Sodium Babies (2008)
Reviewed by Johnny Butane
Starring Benoît Decaillon, Edouard Audouin, Virginia Michaud, Camille Berthomier
Directed by Julien & Benoit Decaillon
Ah, style. It’s one of those things that you either have or you don’t; one cannot fake style, especially when it comes to filmmaking. Sure, there are tricks you can pull out to try and make it seem like you know what you’re doing and you’re informed about what works and what doesn’t, but in the end it’s just something you have to get for it to work. And if you can say anything about Sodium Babies, its that it gets it, man.
When we first caught a whiff of this flick it was hard to find a decent synopsis that really explained what it was about; now that I’ve seen it I can clarify at least that. After returning home from the Army in 1973, Maurice (Decaillon) takes some especially potent hash and has some sort of bizarre flashback in which he’s being chased by a dog, which leads him to shoot and kill his beloved girlfriend. Now cooling his heels in a mental institution, he is soon sprung by a nefarious group of hooligans lead by a ghoul named Max (Audouin).
For the purposes of this particular vampire mythology, ghouls are men and women who are given the blood of a vampire, which allows them to have all the vamps strengths but still get around during the day, taking care of business the bloodsuckers can’t do themselves due to their photosensitivity. Though it sounds ideal, they don’t need to sleep or eat and yet get incredibly strong, without a stead supply of their master’s blood they’re useless. So they are, in essence, slaves. Or so Maurice believes.
For thirty years Maurice, now dubbed Dead Dog, has done the dirty work of a vampire known as Prince until one day another vampire comes along and shows Dead Dog just how twisted his loyalties have been all this time. Then comes the revenge. ..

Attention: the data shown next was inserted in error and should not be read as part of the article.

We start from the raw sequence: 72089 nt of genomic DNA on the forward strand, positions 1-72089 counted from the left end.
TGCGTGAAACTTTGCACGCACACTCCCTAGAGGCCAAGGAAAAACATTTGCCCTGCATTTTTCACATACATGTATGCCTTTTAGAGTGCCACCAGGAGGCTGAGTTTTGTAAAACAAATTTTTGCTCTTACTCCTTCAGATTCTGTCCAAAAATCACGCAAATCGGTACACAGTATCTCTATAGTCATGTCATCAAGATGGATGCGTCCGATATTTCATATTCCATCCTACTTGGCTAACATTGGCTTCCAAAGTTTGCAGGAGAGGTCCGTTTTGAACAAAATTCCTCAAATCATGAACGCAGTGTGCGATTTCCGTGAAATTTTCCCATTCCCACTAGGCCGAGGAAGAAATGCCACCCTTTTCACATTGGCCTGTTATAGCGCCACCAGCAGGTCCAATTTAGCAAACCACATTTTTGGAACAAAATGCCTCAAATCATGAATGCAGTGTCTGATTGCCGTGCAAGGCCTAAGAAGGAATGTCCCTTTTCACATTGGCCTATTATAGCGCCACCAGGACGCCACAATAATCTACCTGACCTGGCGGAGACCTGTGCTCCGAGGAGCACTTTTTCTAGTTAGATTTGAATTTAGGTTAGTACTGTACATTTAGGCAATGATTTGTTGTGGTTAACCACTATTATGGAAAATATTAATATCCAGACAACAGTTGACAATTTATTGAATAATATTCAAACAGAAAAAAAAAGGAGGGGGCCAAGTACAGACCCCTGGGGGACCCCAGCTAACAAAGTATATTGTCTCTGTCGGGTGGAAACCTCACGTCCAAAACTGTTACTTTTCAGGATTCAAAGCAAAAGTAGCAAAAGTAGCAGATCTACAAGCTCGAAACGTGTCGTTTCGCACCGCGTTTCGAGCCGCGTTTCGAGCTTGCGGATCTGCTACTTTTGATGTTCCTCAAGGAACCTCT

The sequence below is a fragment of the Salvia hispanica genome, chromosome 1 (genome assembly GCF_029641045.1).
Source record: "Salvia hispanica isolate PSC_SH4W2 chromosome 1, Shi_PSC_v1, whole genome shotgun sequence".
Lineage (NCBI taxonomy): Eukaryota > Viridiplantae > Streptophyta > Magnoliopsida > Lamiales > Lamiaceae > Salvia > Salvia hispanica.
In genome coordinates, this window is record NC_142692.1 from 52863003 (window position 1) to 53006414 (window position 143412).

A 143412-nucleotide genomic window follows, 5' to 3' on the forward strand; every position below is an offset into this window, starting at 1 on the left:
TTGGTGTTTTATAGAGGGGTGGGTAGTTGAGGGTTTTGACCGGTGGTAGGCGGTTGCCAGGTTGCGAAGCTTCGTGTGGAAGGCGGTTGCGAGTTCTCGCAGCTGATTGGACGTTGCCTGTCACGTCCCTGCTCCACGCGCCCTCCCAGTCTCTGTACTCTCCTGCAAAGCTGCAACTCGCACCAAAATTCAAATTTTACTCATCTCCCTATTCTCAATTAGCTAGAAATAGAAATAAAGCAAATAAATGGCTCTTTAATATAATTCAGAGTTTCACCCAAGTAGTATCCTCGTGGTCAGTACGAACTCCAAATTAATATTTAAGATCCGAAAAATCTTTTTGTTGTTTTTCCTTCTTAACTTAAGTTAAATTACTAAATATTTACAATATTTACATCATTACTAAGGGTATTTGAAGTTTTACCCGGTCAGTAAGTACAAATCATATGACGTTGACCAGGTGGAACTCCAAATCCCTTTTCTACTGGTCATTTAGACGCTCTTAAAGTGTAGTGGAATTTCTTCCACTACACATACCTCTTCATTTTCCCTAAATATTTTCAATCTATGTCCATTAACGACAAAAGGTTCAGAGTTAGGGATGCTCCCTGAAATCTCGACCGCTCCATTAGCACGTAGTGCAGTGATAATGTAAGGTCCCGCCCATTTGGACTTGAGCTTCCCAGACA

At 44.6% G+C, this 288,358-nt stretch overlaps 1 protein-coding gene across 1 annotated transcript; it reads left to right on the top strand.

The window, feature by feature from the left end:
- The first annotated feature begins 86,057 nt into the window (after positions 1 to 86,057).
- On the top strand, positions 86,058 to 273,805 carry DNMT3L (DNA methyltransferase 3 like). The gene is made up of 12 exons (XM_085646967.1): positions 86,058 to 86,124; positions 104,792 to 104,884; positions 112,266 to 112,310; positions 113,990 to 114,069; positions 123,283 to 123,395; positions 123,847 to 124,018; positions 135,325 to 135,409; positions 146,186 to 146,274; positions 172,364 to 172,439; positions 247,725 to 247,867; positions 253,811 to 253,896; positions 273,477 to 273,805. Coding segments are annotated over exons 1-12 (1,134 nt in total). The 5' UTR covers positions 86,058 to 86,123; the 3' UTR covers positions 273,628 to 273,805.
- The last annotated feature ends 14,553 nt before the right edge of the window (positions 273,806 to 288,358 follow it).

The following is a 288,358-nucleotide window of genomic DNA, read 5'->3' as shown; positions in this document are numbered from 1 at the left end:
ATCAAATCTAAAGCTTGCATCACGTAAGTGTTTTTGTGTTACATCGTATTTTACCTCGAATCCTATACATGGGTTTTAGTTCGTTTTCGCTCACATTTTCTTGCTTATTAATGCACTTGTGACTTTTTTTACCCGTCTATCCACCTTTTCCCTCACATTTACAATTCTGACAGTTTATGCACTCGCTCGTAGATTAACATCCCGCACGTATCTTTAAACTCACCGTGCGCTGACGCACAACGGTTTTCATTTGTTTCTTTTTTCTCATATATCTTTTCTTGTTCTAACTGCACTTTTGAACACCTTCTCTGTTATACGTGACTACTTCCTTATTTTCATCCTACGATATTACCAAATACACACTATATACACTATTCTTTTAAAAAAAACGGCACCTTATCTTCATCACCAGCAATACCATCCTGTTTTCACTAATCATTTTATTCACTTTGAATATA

Though Sodium Babies is not the goriest of horror films, indeed it’s really more of a hyper-stylized crime film than anything else, there’s still a good place for this in the heart of horror fans looking for something different. My main complaint is that for a while things are making pretty good sense, then all of a sudden you get the feeling the filmmakers realized this and purposefully started to get more and more obtuse. It’s frustrating to be able to follow along with a film then suddenly be lost and unsure of where you’re going or why, which is the point where Sodium Babies becomes all about style and very little about substance.
Such things can be overlooked, however, since the actual plot itself isn’t terribly deep anyway. You’re basically getting a very personal view of one man’s journey through the life of being a near-remorseless ghoul, killing families on a whim at the order of a mysterious vampire, and the redemption that always seems just out of his reach, so things aren’t always going to be cut and dry. We’re told the story from his point of view and events don’t always happen the way he actually remembers them.
Great performances populate Sodium Babies, but Edouard Audouin as Max really steals the show from the first moment he’s on screen. Whether he’s banging out a kicking dance number in the heart of the disco era or hamming it up as a cheesy game show host (it’ll make a bit more sense when you see it), Audouin chews scenery like it’s coated in a delicious desert topping and easily stands out among the cast.
I need to make mention of the music, too, as its an integral part of what makes Sodium Babies so much its own movie. It’s original music from top to bottom and it all works perfectly in its particular scene; such a rarity for an indie film to have music that actually fits! During the end credits they even make it a point to play a snippet of the music while it’s being credited on-screen, something I’d love to see more of in the future.
If you’re not picky about linear storylines and have a sweet tooth for style, Sodium Babies will give you a nice, full feeling at the end of the day. Though it could benefit from a bit of fat trimming its nevertheless a very impressive debut for the Brothers Decaillon and hopefully the first of many films from this talented sibling team.
3 1/2 out of 5
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